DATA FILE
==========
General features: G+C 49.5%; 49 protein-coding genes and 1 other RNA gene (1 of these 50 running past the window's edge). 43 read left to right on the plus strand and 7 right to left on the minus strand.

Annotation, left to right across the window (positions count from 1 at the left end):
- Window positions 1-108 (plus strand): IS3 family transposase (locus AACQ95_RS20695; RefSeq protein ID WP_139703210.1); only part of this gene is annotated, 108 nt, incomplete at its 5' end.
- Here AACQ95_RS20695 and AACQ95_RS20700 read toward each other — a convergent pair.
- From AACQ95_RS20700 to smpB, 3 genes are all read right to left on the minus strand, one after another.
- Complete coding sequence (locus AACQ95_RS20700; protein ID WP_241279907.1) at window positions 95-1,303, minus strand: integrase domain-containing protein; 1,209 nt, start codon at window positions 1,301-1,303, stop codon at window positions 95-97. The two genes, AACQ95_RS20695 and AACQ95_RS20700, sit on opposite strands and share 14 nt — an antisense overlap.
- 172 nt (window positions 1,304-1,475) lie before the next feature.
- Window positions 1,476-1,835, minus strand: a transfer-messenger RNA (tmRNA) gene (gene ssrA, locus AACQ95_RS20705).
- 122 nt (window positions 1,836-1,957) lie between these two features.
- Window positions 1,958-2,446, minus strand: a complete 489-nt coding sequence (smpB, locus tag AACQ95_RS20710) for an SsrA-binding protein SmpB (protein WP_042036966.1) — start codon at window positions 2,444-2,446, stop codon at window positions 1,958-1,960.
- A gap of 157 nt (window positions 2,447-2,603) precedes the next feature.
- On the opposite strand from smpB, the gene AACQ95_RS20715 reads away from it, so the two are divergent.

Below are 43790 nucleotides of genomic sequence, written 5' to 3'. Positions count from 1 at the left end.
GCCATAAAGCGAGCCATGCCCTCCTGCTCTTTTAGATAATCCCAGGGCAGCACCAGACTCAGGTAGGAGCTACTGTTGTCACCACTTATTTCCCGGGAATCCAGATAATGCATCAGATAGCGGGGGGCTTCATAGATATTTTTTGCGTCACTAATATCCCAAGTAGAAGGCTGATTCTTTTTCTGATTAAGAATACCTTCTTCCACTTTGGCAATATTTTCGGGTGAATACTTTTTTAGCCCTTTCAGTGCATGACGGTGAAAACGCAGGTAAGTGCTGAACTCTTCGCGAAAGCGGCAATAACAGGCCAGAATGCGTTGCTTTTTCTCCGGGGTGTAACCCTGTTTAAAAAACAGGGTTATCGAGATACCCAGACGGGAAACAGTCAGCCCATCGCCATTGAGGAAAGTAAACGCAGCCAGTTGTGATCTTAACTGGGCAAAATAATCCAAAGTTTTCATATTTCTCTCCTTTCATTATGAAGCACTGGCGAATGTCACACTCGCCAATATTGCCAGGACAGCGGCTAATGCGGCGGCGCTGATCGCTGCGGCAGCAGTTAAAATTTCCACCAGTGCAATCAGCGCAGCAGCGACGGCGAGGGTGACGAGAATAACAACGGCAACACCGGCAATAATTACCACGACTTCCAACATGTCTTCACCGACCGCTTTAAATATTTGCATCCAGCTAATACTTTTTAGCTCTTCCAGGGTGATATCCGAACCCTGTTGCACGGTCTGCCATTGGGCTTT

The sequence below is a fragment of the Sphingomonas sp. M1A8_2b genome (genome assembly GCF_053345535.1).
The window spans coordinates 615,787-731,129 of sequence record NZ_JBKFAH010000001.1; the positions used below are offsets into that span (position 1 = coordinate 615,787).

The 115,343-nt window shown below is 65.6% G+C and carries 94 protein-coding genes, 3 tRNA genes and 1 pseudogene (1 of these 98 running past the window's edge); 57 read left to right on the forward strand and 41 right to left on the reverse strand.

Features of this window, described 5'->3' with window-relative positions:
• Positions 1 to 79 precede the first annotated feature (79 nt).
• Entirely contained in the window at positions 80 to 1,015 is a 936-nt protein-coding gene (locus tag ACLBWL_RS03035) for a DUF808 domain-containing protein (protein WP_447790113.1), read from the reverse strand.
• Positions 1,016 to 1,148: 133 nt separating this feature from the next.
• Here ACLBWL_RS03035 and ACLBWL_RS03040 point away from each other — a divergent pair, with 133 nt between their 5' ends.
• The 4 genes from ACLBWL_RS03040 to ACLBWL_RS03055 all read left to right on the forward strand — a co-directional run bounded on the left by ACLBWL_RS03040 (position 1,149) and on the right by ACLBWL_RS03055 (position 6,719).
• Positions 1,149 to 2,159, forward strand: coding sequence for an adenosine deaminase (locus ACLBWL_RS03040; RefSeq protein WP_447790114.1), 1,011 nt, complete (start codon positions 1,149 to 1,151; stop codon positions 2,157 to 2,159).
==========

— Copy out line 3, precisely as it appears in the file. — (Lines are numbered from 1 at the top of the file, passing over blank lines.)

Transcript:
- Window positions 1-108 (plus strand): IS3 family transposase (locus AACQ95_RS20695; RefSeq protein ID WP_139703210.1); only part of this gene is annotated, 108 nt, incomplete at its 5' end.